South Carolina’s transportation commission has approved four road projects across the center of the state that will be funded by federal earmarks, although commissioners admitted they were uncomfortable voting for projects that were not included on the usual priority ranking list.
Staffers with Congressman Jim Clyburn had asked the state Department of Transportation (SCDOT) to repurpose $21.5 million in earmarked funds that came available after their original projects were scrapped or did not spend the full amount.
Commissioners voted 8-1 Thursday in favor of repurposing the money as Clyburn’s office had requested, but some members made it clear they were uncomfortable using the money for projects that were not included on SCDOT’s priority ranking lists. Commissioner Clifton Parker, a trucking company president who is Gov. Nikki Haley’s appointee on the commission, was the lone no vote. Parker said laws passed by the state legislature in 2007 and earlier this year that make it clear that road funding is supposed to be based on impartial rankings. He took issue with the funding going towards “beautification” projects.
“Some of these projects may be good,” he said during Thursday’s meeting. “But if they’re not ranked by (SCDOT) where they ought to be… I don’t understand why we’re not going by the ranking system.”
Commission Chairman Mike Wooten said he was also uncomfortable with funding projects not included in the priority rankings. But he noted Clyburn had secured the earmark money in the first place and said the congressman should be able to recommend where it goes. “This isn’t our money. We didn’t go to Washington, walk the corridors and lobby to get these,” he said. “So it’s not our money, from my perspective.”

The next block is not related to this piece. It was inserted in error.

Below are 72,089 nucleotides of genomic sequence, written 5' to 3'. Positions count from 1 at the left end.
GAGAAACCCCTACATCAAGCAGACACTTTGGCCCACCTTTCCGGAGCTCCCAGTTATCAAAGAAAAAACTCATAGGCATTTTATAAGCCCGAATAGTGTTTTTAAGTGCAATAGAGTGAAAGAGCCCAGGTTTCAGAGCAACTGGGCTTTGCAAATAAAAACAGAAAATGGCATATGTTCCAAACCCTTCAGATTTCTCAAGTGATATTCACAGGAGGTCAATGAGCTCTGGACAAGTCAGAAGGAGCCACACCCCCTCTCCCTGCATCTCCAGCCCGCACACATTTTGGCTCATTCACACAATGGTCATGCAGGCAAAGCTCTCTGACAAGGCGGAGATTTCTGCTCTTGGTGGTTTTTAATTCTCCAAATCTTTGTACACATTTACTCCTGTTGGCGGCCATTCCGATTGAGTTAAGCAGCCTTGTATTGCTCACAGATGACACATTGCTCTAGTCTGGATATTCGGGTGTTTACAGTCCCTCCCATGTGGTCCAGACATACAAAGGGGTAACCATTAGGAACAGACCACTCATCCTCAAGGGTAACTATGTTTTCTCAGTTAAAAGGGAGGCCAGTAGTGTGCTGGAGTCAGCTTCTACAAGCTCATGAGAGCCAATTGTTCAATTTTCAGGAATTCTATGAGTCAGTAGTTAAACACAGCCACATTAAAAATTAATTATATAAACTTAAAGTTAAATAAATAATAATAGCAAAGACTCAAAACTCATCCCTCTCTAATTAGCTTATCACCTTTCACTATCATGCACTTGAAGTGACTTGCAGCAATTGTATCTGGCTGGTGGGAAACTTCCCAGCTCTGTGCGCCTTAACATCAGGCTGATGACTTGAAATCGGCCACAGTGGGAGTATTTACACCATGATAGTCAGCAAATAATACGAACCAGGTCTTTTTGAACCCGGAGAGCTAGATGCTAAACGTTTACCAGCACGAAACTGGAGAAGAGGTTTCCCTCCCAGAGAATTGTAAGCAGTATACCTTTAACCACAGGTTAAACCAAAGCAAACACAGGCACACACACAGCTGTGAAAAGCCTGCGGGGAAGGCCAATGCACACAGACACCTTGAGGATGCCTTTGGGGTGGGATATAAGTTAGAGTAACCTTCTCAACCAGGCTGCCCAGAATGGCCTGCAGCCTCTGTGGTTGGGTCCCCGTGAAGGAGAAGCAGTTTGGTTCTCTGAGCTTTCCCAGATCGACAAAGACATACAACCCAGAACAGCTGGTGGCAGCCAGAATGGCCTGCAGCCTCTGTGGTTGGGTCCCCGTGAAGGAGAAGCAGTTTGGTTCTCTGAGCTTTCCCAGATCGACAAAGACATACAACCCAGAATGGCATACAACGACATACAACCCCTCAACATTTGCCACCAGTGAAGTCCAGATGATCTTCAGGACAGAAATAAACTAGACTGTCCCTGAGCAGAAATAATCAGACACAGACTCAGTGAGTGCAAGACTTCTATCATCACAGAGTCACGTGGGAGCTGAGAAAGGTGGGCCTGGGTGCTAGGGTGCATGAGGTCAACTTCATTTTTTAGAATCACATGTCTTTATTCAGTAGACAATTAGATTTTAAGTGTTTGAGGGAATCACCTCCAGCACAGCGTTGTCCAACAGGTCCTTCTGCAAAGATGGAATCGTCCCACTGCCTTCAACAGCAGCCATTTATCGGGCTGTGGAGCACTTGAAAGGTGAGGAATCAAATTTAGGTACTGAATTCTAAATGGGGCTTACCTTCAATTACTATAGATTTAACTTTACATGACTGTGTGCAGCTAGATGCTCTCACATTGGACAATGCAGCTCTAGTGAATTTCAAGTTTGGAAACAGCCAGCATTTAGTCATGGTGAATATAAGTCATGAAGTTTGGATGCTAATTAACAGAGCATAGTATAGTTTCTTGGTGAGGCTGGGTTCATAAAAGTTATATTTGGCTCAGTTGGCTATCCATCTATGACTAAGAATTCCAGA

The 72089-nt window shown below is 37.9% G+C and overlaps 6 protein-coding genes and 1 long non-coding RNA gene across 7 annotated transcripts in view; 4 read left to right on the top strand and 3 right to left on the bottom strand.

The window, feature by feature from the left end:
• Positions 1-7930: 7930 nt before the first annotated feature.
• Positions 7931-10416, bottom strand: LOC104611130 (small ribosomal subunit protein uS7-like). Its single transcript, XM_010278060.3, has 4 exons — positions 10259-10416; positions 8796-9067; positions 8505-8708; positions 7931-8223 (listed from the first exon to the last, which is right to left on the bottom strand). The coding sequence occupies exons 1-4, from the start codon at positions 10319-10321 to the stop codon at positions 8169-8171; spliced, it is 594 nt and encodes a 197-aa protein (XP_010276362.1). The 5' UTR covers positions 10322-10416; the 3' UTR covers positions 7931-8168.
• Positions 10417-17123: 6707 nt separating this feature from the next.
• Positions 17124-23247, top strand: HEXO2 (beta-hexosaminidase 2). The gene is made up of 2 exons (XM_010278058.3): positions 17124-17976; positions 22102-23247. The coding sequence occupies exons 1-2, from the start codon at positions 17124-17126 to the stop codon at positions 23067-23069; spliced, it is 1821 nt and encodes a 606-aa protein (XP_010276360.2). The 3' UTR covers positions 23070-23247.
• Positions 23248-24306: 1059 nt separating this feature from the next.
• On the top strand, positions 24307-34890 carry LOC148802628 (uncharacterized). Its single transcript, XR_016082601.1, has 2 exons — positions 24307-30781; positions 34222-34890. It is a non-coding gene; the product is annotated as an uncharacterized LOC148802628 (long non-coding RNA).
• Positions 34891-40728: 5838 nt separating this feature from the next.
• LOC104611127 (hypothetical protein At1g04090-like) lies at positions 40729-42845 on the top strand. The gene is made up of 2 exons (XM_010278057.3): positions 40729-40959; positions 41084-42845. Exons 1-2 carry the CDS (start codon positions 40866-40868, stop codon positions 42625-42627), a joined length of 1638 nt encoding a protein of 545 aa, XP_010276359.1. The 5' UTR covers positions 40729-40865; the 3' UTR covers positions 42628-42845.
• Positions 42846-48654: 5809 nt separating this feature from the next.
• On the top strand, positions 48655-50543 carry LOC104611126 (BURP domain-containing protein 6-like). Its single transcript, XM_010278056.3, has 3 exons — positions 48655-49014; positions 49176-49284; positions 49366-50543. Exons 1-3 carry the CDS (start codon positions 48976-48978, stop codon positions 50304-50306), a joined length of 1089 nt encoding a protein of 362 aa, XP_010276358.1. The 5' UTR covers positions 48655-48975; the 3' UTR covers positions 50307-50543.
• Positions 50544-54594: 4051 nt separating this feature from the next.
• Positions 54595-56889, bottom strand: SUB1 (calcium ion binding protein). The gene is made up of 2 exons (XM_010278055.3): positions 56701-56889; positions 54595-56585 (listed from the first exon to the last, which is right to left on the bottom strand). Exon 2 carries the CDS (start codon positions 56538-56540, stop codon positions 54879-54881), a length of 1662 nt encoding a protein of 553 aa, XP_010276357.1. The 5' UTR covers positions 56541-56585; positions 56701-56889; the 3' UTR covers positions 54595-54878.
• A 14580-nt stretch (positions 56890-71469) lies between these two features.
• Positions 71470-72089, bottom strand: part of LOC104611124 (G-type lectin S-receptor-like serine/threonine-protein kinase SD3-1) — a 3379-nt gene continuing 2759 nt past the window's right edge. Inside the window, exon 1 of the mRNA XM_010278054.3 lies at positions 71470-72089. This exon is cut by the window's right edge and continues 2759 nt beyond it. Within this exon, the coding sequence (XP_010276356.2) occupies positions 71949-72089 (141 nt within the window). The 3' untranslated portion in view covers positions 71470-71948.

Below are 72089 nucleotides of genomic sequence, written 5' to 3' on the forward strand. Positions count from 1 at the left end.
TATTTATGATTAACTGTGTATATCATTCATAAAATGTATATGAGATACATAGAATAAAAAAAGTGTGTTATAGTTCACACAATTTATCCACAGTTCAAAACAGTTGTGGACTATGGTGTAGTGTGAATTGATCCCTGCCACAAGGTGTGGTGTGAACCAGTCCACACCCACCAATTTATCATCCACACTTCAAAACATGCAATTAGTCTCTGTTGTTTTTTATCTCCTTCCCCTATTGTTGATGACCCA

The four projects are scattered across the SC Sixth District that Clyburn represents: $11.5 million for improvements along two Sumter streets, $7 million for three additional roads in Orangeburg and $3 million for a road project near the University of South Carolina campus in Columbia. Of those, only the Columbia project is included on an SCDOT priority list.
“(Clyburn) got the money for his district,” Commissioner John Hardee said. “I think whether you’re a Democrat, Republican or independent, you have to listen to input from your congressional delegation.”
Congress has stopped using direct earmarks since Republicans won control of the US House of Representatives in 2011. SCDOT Deputy Secretary Ron Patton noted very few earmark projects remain in South Carolina five years later, with the exception of the stalled Interstate 73 that is proposed to link Myrtle Beach with I-95.
Gov. Haley’s office criticized Clyburn for going outside the SCDOT ranking process to recommend certain projects at the expense of others higher on the list. Spokeswoman Chaney Adams called the move the “perfect example of everything wrong with our roads system.”
“Under no circumstances should this money be spent on any projects other than those prioritized by the Department of Transportation. Period,” Adams said in an emailed statement.
Clyburn himself defended the projects in a statement released by his office. “Today’s action will create jobs, improve infrastructure, enhance public safety and contribute to essential community development and revitalization,” he said. “Many of the communities that will benefit from this action have suffered decades of neglect.”